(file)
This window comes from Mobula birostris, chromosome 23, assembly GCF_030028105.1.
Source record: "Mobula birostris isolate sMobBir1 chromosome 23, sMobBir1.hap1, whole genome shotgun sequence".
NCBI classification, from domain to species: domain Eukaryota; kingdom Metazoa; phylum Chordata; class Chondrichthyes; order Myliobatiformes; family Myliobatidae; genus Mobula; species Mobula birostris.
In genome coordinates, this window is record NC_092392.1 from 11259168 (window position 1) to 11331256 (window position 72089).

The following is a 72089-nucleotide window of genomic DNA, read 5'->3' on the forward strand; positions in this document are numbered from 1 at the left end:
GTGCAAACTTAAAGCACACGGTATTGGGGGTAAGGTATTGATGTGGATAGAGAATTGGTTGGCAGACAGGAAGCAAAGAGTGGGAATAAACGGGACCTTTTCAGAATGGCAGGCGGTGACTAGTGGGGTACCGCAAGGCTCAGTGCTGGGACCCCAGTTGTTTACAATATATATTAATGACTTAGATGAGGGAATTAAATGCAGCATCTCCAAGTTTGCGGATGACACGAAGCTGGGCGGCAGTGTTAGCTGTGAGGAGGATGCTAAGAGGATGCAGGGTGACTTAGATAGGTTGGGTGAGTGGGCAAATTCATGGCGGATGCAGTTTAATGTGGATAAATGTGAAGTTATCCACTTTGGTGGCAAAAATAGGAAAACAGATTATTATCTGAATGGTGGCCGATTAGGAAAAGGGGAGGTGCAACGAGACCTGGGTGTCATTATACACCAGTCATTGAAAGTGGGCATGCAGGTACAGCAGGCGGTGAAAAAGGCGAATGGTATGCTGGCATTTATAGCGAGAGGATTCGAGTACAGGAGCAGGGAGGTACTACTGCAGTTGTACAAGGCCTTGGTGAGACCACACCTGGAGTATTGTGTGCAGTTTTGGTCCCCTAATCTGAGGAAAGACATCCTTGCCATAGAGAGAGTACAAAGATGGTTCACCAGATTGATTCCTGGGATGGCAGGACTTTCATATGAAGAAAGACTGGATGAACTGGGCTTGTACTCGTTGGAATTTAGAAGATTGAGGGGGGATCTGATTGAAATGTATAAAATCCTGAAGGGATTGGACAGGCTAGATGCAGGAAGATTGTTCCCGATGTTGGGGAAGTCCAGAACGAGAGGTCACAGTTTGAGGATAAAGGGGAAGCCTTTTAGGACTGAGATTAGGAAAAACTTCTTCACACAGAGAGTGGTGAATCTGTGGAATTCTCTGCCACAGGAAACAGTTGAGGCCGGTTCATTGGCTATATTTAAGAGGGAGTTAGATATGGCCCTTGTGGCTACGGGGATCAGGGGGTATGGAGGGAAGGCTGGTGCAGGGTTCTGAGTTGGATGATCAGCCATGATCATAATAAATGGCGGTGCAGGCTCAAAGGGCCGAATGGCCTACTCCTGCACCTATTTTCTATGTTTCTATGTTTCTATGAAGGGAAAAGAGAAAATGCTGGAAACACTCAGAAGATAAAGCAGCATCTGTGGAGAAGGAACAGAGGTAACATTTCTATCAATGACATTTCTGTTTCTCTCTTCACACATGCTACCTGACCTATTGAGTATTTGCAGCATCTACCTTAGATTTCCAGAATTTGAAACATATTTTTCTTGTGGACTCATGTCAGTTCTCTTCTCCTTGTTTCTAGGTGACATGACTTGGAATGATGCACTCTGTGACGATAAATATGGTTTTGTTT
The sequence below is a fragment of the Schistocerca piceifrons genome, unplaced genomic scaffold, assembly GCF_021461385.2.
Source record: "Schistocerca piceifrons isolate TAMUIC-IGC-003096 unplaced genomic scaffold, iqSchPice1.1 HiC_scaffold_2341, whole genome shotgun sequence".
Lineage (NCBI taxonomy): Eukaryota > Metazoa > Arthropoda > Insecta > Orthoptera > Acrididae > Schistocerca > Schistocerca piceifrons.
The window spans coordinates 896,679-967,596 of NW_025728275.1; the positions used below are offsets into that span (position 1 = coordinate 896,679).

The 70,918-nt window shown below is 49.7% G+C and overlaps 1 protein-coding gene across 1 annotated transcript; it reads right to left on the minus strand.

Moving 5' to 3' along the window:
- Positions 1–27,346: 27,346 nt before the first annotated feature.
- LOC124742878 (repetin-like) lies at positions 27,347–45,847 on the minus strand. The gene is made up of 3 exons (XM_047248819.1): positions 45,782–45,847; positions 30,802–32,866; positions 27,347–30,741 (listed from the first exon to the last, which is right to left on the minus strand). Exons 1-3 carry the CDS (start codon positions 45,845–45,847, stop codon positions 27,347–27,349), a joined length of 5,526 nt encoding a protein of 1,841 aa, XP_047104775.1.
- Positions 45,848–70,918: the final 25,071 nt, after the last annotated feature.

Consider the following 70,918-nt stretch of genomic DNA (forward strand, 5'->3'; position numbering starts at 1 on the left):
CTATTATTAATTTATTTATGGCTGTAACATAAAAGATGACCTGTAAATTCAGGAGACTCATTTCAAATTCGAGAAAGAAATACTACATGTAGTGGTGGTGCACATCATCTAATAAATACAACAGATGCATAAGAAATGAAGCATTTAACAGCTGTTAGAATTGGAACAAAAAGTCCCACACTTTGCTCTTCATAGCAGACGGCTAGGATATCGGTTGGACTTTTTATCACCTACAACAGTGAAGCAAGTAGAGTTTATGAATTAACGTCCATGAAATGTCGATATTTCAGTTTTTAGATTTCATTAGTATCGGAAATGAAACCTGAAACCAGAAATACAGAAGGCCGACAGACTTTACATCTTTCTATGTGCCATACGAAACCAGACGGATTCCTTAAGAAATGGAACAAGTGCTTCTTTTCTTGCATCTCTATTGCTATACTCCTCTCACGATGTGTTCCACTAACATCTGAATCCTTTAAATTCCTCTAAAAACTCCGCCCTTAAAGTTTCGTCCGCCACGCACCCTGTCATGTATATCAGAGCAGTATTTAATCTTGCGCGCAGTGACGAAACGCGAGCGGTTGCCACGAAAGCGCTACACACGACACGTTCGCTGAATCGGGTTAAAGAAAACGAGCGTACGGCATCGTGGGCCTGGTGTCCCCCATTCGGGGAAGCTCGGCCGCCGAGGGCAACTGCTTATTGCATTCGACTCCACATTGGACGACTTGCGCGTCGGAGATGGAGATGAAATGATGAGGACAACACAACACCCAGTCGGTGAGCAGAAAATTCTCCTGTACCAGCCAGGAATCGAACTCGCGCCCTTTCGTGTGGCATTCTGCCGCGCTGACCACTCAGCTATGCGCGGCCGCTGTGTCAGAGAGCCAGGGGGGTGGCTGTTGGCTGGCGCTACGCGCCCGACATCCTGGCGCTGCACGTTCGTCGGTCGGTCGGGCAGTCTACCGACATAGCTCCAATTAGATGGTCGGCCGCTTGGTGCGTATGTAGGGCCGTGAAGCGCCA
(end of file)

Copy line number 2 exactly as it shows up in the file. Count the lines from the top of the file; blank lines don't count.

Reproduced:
Source record: "Mobula birostris isolate sMobBir1 chromosome 23, sMobBir1.hap1, whole genome shotgun sequence".